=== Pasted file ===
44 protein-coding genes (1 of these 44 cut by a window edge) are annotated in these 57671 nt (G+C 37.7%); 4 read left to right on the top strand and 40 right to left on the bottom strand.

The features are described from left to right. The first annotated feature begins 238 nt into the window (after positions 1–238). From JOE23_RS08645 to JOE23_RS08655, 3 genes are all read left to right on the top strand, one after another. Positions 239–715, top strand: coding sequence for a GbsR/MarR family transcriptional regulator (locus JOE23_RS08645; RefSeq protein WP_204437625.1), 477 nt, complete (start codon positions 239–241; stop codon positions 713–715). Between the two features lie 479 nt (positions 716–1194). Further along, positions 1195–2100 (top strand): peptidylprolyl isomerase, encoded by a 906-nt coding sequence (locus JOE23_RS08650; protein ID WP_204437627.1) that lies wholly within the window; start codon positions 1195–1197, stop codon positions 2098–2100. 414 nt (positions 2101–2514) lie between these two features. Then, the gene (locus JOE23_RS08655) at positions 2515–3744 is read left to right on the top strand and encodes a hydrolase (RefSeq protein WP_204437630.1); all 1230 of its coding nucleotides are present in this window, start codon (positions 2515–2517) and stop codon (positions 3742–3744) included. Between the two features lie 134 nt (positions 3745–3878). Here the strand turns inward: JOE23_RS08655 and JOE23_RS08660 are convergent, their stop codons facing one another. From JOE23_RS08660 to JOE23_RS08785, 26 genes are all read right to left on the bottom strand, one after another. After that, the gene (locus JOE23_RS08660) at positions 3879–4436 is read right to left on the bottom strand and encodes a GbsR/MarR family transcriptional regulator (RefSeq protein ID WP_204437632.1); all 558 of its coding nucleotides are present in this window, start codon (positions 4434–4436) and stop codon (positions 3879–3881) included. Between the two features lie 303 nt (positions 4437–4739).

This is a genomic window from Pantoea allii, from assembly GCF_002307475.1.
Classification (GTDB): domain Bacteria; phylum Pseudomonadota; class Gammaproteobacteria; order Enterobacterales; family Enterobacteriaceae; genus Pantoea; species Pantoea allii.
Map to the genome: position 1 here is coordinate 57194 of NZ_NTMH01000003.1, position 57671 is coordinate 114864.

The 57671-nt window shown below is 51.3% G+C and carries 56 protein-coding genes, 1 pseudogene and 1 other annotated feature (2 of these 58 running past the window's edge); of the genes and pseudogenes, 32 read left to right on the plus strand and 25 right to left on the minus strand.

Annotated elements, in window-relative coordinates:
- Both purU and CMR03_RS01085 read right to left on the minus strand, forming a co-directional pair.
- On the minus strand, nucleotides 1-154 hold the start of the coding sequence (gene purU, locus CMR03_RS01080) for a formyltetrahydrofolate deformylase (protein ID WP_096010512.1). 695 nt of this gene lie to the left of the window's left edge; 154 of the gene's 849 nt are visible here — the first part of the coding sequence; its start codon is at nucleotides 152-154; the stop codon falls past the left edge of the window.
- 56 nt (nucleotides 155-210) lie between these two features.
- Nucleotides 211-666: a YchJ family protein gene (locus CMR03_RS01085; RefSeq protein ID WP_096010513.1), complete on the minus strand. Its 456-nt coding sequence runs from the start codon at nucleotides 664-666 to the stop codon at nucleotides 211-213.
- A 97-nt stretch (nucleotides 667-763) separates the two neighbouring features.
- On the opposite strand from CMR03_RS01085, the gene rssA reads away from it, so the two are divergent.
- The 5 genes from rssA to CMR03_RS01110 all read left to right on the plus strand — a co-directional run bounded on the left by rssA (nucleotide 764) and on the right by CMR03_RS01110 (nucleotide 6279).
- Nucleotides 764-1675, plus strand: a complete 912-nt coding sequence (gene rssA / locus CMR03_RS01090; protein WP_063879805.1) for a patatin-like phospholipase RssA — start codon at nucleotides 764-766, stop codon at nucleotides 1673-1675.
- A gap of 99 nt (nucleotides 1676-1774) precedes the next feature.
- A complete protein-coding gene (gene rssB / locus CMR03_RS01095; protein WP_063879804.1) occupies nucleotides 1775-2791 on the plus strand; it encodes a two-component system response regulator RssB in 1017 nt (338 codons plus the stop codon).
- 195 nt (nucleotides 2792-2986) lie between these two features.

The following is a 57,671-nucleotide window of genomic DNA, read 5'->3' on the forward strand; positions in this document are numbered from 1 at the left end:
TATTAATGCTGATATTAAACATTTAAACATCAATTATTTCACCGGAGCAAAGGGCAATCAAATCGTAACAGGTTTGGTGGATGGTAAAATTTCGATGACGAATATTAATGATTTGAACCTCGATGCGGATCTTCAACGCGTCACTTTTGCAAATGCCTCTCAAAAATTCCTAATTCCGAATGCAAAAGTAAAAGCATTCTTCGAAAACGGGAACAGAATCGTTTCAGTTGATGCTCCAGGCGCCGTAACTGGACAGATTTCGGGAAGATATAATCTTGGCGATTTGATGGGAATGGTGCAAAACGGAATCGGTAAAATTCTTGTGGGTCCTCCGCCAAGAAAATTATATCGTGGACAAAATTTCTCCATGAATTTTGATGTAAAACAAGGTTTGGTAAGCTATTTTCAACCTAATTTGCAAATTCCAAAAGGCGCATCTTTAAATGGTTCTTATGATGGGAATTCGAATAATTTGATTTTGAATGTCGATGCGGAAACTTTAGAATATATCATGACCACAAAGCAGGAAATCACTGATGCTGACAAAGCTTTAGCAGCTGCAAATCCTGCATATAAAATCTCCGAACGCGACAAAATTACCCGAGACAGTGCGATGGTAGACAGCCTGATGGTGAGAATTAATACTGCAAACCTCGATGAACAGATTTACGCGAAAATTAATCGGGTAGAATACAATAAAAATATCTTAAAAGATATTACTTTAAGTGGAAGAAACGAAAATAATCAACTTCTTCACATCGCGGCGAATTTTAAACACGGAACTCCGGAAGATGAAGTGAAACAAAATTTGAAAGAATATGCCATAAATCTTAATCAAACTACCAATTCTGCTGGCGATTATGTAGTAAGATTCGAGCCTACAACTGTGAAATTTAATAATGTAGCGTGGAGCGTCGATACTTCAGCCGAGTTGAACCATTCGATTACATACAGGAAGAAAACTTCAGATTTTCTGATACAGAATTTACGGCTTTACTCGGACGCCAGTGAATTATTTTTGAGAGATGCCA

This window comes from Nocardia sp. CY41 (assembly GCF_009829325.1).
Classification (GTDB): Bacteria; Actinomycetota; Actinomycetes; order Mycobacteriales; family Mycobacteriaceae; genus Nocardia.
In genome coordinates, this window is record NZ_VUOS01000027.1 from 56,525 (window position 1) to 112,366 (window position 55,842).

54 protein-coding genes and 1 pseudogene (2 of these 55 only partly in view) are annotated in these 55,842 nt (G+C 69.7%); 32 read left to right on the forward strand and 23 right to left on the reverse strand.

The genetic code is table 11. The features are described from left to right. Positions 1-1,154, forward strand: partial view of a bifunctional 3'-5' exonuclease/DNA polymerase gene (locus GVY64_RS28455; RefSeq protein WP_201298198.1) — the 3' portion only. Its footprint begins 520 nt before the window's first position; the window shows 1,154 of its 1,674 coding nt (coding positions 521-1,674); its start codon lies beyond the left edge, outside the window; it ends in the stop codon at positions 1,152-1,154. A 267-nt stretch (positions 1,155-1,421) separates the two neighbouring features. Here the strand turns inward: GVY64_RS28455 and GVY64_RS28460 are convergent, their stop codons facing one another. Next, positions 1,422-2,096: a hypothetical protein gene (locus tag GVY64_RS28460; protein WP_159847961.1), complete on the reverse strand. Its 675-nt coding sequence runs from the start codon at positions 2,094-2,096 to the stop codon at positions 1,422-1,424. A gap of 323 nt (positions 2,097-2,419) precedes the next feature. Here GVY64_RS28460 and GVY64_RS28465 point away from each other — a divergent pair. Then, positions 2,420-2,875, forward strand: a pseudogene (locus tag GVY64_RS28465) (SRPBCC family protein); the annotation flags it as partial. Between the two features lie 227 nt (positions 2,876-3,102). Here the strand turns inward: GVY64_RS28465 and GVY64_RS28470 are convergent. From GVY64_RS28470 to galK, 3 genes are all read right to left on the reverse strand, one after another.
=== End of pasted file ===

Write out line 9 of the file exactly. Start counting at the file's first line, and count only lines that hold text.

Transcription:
- On the minus strand, nucleotides 1-154 hold the start of the coding sequence (gene purU, locus CMR03_RS01080) for a formyltetrahydrofolate deformylase (protein ID WP_096010512.1). 695 nt of this gene lie to the left of the window's left edge; 154 of the gene's 849 nt are visible here — the first part of the coding sequence; its start codon is at nucleotides 152-154; the stop codon falls past the left edge of the window.